Ward is a tall defender who like Smith, was strong in the air and has a great ability to rebound. After an impressive top-age year last year, the North Adelaide defender took her game to another level in 2020, and along with her intercepting ability was able to utilise her penetrating kick to advantage. Still a teenager, Ward is only one year out of the draft class and showed the benefits of playing an extra year at senior level.

Gauci has become another reliable defender for the Roosters, with her slick footskills often used coming out of defence. She has proven to be a talented ball winner and one that teammates are happy to get the ball in the hands of. A member of the stringent Roosters’ back six, Gauci is also capable of playing up the field, and will provide some reliability with ball-in-hand.

Overall the four inclusions to the AFL Women’s provide their respective clubs with readymade players and will no doubt do everything to stake their case for a Round 1 spot. Furthermore it shows the talent on show in the SANFL Women’s and why it is such a prestigious competition.

Picture: West Coast Eagles Twitter

2020 AFL Women’s Draft preview: The next crop of young stars to find homes tonight

TONIGHT up to 61 players will live out their AFL Women’s dreams when the 14 clubs select the players to fill out the 2021 lists at the 2020 AFL Women’s Draft. Like most years, the AFL Women’s Draft still has state-based selections with Adelaide (South Australia) and GWS GIANTS (New South Wales) having sole priority to players that nominate that state. In Queensland (Brisbane and Gold Coast) and Western Australia (Fremantle and West Coast) the teams will split the players, whilst the remaining 10 teams will fight over the Victorian pool. The one major change is that there is only a Victorian pool, not split into Metropolitan and Geelong, so the Cats do not have priority on those from the region.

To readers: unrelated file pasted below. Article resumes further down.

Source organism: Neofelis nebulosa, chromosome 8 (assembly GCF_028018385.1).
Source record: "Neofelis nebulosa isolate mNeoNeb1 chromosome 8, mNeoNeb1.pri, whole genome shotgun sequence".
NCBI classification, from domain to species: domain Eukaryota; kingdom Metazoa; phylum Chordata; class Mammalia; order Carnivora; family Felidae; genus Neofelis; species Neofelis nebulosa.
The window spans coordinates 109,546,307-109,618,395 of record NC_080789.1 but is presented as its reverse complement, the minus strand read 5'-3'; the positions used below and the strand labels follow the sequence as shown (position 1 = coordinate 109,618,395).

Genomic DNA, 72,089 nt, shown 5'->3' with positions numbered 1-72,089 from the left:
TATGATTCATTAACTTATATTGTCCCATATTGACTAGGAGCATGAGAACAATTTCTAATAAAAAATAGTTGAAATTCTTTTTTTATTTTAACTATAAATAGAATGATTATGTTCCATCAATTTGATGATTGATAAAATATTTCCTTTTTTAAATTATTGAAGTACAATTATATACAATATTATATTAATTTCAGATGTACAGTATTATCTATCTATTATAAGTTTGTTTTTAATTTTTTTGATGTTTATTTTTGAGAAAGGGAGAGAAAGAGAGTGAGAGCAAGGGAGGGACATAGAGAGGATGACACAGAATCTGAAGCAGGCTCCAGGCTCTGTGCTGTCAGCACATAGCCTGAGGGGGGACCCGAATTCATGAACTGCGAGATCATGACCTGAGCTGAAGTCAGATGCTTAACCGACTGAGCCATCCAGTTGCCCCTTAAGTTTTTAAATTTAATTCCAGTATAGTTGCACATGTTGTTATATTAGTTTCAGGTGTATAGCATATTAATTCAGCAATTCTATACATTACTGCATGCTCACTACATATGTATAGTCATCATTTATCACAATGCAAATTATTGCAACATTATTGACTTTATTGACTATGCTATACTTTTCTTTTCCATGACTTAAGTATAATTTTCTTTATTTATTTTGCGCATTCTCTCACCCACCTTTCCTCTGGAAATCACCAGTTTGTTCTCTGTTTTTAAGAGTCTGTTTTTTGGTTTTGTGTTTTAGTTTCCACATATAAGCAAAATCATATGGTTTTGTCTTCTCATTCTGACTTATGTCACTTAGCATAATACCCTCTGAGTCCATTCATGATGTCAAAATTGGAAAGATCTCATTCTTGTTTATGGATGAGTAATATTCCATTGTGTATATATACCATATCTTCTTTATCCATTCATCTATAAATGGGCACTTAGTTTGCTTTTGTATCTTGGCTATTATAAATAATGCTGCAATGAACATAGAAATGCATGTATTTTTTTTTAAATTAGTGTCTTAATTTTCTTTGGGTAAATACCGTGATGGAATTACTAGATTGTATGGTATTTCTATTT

Richmond holds the all-important first pick in the draft which is expected to kick off from 7pm. There are a number of players the Tigers could select, but the frontrunner is Northern Knights’ star Ellie McKenzie, an inside midfielder who can play just about anywhere on the field and has been a proven talent for a number of years now.

[ … Ellie McKenzie feature … ]

Western Bulldogs traded up from Pick 3 to Pick 2 to ensure they could nab the second best player in the draft, with Tyanna Smith high up there in contention. The Dandenong Stingrays’ star has very few flaws in her game and has elite acceleration and a match-winning ability. The other one in contention if the Dogs opt to go tall could be another Northern Knights’ star in Alyssa Bannan as another forward option, as she can play tall or small and even push up into the midfield.

[ … Tyanna Smith feature … ] | [ … Alyssa Bannan feature … ]

Also in the mix for the top Victorian picks are Sandringham Dragons’ Sarah Hartwig, a rebounding defender who could fill the need at Melbourne with Pick 5. Whichever player is left of the trio, expect the Saints to pounce on with Pick 6 in what showcases the elite top-end talent of this year’s group. Another possibility for the pick could be Northern Knights’ Jess Fitzgerald if the Saints choose to add extra midfield class to their side.

[ … Sarah Hartwig feature … ] | [ … Jess Fitzgerald One to Watch  … ]